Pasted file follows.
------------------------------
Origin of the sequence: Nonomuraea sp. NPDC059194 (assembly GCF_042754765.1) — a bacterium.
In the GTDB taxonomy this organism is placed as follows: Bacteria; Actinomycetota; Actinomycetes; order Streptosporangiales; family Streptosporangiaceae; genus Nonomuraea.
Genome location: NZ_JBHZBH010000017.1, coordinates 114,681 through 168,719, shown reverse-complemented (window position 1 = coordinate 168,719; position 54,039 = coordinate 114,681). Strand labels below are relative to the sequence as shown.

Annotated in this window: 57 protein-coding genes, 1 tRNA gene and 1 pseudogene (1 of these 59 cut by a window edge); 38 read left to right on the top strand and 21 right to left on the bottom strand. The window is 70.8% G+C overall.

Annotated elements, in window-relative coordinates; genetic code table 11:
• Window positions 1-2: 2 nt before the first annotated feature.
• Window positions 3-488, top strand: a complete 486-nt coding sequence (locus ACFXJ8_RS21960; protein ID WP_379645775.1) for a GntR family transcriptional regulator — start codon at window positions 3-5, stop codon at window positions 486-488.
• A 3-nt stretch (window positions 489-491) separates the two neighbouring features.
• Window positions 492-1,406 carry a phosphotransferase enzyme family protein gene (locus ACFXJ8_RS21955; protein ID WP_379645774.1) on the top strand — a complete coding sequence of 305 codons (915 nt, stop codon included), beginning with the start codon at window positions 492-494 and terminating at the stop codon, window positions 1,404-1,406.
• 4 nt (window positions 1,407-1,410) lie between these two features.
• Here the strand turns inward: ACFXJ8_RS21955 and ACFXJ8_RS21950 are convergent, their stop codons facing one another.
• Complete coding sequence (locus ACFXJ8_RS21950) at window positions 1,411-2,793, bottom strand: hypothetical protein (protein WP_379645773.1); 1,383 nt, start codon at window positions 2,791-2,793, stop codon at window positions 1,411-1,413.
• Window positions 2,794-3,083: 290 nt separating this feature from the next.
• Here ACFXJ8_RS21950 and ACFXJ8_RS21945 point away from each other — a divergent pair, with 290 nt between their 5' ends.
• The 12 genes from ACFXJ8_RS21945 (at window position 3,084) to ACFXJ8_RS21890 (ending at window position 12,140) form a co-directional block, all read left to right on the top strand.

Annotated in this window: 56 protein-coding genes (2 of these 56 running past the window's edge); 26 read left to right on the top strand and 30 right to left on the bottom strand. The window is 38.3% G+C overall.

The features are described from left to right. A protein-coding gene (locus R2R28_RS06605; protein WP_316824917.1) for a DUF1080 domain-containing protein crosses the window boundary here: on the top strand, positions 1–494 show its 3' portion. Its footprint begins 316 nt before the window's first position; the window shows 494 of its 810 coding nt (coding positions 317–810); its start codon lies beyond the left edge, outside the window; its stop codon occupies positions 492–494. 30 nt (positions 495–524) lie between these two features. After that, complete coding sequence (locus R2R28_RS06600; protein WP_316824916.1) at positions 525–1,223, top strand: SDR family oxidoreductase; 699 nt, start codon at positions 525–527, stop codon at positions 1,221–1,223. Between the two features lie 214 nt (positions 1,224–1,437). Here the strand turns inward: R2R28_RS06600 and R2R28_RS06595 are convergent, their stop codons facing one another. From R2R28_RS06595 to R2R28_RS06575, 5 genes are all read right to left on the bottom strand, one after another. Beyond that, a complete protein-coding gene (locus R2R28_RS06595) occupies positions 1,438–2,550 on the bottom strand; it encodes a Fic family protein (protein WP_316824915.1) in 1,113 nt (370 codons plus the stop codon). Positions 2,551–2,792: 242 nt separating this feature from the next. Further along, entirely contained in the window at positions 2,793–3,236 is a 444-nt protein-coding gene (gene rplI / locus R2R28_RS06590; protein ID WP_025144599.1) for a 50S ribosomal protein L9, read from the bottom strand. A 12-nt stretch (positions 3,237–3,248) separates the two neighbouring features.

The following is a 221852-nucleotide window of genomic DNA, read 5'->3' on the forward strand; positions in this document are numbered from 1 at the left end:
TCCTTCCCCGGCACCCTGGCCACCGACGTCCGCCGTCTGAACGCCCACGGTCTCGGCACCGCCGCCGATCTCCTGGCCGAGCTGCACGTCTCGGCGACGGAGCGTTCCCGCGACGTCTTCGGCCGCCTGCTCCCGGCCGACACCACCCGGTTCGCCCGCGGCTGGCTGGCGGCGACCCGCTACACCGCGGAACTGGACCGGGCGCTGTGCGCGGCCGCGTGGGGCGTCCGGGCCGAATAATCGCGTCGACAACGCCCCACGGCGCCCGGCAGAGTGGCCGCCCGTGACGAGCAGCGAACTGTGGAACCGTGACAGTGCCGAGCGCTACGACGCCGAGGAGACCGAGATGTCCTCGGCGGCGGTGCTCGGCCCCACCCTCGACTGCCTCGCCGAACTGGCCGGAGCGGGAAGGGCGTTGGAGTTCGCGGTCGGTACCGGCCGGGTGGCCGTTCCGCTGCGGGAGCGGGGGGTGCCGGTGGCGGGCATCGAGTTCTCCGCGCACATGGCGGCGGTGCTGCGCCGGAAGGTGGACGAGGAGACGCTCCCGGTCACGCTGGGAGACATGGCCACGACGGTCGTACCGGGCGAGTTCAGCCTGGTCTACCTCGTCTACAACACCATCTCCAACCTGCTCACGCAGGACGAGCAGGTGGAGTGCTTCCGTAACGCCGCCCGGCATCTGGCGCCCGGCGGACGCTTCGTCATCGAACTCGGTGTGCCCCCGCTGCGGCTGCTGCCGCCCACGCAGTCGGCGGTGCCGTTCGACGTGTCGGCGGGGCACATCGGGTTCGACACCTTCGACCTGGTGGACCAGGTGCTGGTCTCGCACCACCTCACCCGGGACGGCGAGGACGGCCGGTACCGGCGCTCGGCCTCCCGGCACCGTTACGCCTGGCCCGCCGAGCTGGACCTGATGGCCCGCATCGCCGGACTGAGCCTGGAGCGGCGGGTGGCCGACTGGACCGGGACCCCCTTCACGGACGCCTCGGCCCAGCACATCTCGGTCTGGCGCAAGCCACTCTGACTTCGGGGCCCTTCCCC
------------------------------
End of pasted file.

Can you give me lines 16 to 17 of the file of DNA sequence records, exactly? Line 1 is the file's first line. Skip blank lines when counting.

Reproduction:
Annotated in this window: 56 protein-coding genes (2 of these 56 running past the window's edge); 26 read left to right on the top strand and 30 right to left on the bottom strand. The window is 38.3% G+C overall.

The features are described from left to right. A protein-coding gene (locus R2R28_RS06605; protein WP_316824917.1) for a DUF1080 domain-containing protein crosses the window boundary here: on the top strand, positions 1–494 show its 3' portion. Its footprint begins 316 nt before the window's first position; the window shows 494 of its 810 coding nt (coding positions 317–810); its start codon lies beyond the left edge, outside the window; its stop codon occupies positions 492–494. 30 nt (positions 495–524) lie between these two features. After that, complete coding sequence (locus R2R28_RS06600; protein WP_316824916.1) at positions 525–1,223, top strand: SDR family oxidoreductase; 699 nt, start codon at positions 525–527, stop codon at positions 1,221–1,223. Between the two features lie 214 nt (positions 1,224–1,437). Here the strand turns inward: R2R28_RS06600 and R2R28_RS06595 are convergent, their stop codons facing one another. From R2R28_RS06595 to R2R28_RS06575, 5 genes are all read right to left on the bottom strand, one after another. Beyond that, a complete protein-coding gene (locus R2R28_RS06595) occupies positions 1,438–2,550 on the bottom strand; it encodes a Fic family protein (protein WP_316824915.1) in 1,113 nt (370 codons plus the stop codon). Positions 2,551–2,792: 242 nt separating this feature from the next. Further along, entirely contained in the window at positions 2,793–3,236 is a 444-nt protein-coding gene (gene rplI / locus R2R28_RS06590; protein ID WP_025144599.1) for a 50S ribosomal protein L9, read from the bottom strand. A 12-nt stretch (positions 3,237–3,248) separates the two neighbouring features.